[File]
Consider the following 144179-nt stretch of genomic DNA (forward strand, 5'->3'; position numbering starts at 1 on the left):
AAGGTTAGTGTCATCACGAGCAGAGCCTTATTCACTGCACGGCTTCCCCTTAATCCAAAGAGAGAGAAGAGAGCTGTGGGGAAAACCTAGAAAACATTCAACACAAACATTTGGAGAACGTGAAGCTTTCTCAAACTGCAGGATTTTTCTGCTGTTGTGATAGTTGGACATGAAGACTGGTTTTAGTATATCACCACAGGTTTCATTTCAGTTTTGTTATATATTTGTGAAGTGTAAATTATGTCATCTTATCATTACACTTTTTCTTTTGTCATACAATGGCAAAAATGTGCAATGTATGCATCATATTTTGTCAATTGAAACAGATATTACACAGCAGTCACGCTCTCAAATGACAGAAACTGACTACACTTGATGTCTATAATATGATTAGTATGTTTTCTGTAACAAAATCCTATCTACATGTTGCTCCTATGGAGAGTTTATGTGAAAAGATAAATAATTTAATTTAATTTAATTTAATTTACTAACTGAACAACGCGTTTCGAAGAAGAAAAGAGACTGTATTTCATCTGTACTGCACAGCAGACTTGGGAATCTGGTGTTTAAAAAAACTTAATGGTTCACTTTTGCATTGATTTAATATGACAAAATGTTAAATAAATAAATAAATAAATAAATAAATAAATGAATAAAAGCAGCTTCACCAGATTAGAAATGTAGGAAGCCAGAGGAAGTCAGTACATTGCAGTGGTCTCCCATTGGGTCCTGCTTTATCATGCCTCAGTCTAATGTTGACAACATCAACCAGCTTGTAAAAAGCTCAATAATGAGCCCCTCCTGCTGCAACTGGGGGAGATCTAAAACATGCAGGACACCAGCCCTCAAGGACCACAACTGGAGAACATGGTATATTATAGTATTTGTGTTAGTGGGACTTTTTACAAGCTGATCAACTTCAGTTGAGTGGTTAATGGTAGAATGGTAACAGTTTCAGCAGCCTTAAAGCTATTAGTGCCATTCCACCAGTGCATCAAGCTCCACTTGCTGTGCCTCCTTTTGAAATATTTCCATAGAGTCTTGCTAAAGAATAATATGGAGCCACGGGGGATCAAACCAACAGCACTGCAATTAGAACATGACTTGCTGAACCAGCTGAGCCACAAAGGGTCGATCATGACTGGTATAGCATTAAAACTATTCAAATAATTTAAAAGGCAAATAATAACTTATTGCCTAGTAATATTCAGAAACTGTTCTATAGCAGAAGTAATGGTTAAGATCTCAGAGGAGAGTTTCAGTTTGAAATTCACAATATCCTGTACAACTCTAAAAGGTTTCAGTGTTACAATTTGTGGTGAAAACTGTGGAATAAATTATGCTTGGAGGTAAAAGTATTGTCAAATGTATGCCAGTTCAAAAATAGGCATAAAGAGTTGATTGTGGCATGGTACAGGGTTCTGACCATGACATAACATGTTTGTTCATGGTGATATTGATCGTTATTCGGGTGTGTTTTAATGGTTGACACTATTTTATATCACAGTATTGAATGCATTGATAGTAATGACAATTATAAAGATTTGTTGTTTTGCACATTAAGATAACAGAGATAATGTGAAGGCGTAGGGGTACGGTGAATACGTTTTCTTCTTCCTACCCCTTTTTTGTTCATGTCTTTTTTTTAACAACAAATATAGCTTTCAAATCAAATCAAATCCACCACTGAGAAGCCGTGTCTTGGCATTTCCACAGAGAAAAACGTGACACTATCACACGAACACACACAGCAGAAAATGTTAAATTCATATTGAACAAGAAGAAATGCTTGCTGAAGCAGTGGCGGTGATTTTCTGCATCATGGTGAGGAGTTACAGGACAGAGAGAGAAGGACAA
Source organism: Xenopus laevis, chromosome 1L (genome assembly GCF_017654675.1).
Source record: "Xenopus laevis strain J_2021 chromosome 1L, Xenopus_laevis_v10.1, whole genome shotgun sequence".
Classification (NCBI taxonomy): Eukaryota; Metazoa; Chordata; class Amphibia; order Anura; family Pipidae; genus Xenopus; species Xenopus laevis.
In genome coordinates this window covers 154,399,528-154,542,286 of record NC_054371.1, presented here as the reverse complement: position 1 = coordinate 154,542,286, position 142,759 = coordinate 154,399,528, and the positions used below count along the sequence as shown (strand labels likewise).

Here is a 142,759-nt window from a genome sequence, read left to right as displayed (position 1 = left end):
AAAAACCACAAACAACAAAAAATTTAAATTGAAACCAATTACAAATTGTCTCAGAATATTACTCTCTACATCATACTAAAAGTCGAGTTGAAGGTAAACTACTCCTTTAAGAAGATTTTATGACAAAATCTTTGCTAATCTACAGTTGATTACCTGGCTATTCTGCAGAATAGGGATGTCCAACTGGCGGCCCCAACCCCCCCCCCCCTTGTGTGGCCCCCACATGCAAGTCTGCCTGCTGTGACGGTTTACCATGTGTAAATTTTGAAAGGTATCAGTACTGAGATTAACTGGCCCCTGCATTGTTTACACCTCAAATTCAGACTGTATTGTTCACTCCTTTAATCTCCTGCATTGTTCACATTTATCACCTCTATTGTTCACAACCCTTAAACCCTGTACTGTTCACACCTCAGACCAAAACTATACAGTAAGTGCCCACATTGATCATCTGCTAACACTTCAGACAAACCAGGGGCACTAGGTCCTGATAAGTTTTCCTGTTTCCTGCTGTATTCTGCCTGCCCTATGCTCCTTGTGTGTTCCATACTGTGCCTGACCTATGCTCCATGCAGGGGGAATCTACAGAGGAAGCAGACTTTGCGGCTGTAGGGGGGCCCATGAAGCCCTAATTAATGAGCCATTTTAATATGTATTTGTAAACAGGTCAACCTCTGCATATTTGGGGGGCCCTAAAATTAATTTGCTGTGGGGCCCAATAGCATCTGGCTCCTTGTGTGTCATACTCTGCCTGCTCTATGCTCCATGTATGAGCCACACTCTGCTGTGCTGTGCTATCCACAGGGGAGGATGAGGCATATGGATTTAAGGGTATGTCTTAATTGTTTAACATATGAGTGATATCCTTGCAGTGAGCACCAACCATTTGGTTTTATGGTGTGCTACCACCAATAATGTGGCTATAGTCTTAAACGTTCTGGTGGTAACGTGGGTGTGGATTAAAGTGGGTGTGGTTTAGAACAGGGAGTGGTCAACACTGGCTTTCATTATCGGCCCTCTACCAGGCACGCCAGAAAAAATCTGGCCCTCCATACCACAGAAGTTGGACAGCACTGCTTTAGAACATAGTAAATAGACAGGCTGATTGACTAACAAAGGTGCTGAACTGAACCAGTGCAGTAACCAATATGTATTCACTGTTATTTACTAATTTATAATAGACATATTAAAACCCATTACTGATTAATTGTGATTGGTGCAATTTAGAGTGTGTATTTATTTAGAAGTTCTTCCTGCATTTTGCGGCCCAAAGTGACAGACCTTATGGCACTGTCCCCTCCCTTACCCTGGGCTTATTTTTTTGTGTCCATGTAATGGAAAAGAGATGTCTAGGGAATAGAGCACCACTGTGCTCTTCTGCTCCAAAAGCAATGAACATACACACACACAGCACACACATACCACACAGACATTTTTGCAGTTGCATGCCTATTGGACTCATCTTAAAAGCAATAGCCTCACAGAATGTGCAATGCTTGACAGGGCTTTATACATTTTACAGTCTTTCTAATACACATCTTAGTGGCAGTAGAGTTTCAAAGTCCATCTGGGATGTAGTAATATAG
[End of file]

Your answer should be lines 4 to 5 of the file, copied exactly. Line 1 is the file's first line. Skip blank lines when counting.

Source record: "Xenopus laevis strain J_2021 chromosome 1L, Xenopus_laevis_v10.1, whole genome shotgun sequence".
Classification (NCBI taxonomy): Eukaryota; Metazoa; Chordata; class Amphibia; order Anura; family Pipidae; genus Xenopus; species Xenopus laevis.